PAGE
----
Departments

September 11, 2012
 

SUNRISE – 1927

RELEASED: 1927

PRODUCER: William Fox

DIRECTOR: F.W. Murnau

WRITER: Carl Mayer, from a theme by Hermann Sudermann

ORIGINAL MUSIC by Sheldon Mirowitz, Willy Schmidt-Gentner, Hugo Resenfeld (uncredited)

Starring:

George O’Brien (The Man)

Janet Gaynor (The Wife)

Margaret Livingston (The Woman from the City)

Bodil Rosing (The Maid)

J. Farrell MacDonald (The Photographer)

 

Full cast and crew credits at imdb.com

 

With extra added attraction

‘Sinkin’ in the Bathtub’ (1930)

‘Sinkin’ in the Bathtub,’ the first Looney Tunes cartoon, released in May 1930, with the voices of Carmen Maxwell as Bosko and Rochelle Hudson as Honey. Directed by Hugh Harman and Rudolf Ising. The recurring musical motif is ‘Tiptoe Through the Tulips,’ by Al Dubin and Joe Burke, which had been introduced on record a year earlier (in the film Gold Diggers of Broadway) by Nick ‘The Crooning Troubadour’ Lucas, whose single topped the chart for 10 weeks.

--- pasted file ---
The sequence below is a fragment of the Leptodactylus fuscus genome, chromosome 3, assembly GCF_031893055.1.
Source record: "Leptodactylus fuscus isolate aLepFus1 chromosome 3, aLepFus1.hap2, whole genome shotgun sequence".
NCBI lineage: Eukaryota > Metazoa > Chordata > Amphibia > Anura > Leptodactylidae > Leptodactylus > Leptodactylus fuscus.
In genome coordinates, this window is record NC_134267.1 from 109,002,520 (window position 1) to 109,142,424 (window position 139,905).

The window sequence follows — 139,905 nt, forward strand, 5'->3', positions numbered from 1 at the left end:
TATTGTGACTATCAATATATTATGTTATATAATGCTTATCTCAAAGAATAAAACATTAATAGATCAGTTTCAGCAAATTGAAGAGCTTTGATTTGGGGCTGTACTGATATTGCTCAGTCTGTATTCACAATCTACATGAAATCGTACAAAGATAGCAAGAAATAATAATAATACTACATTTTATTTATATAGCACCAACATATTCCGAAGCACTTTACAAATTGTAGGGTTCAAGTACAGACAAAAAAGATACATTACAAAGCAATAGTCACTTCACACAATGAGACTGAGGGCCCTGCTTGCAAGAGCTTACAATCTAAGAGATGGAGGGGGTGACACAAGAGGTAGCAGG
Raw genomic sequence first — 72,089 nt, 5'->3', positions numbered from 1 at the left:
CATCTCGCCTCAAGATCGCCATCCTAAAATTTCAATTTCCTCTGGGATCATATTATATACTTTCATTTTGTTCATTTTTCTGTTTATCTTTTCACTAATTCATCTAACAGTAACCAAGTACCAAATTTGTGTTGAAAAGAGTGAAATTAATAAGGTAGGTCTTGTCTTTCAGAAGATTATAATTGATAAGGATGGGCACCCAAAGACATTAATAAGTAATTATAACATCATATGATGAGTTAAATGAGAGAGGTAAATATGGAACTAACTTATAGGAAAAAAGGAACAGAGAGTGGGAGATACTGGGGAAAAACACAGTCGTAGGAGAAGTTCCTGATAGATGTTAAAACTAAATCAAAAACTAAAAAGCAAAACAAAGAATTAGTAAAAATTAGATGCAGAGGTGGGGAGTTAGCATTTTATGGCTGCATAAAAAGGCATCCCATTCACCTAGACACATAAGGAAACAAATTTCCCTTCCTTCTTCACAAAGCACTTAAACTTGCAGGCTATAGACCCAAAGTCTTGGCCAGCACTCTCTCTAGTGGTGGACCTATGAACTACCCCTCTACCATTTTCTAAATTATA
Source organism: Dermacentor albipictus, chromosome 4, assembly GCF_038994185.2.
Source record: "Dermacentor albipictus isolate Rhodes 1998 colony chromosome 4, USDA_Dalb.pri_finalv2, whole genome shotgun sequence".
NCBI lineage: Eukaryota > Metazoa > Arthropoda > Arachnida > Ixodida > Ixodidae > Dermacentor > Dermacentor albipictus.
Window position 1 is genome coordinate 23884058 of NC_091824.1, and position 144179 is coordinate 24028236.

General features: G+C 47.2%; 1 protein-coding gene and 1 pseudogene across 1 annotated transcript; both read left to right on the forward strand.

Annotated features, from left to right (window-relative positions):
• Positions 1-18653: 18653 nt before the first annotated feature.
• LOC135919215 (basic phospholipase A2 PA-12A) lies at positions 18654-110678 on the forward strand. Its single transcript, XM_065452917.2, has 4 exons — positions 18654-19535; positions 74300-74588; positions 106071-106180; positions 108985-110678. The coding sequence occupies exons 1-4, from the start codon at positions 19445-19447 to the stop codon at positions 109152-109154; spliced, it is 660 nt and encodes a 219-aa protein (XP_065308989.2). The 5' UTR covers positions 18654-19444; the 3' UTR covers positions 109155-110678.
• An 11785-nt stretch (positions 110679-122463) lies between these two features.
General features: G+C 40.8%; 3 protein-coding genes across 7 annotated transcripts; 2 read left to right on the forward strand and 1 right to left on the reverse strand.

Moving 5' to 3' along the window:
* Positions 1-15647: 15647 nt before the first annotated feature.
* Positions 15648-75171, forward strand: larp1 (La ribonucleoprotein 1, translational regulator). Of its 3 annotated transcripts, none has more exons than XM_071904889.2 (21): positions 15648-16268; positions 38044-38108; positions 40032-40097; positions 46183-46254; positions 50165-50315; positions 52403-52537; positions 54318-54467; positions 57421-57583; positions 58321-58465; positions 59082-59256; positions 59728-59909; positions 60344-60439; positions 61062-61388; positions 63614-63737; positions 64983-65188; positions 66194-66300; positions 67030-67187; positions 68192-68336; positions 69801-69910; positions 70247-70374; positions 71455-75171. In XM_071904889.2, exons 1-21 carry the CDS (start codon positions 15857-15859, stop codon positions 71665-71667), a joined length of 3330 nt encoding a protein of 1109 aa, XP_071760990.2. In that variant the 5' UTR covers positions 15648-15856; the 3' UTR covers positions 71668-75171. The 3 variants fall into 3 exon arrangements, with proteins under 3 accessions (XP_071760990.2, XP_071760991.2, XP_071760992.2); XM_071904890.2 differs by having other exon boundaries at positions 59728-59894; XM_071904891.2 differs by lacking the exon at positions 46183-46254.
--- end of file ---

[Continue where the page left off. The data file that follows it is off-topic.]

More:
Our Feature Attraction

SUNRISE: A Song Of Two Humans

Directed by F.W. Murnau

#5 on Sight & Sound’s 2012 poll of Greatest Films of All Time

 

Life On Film, Pure & Simple

Review by  James Blake Ewing © 2010

The moon is out, bright and ominous, casting light upon an adulterous couple. In almost any other film this would be a sexy, erotic moment of passion but in Sunrise: A Song of Two Humans it’s straight up horror. The sultry siren has bitten into her prey and is now devouring his mind. And when the two part from their liaison he’s still in her clutches, a ghostly image still clinging to his chest as he contemplates what she asked of him.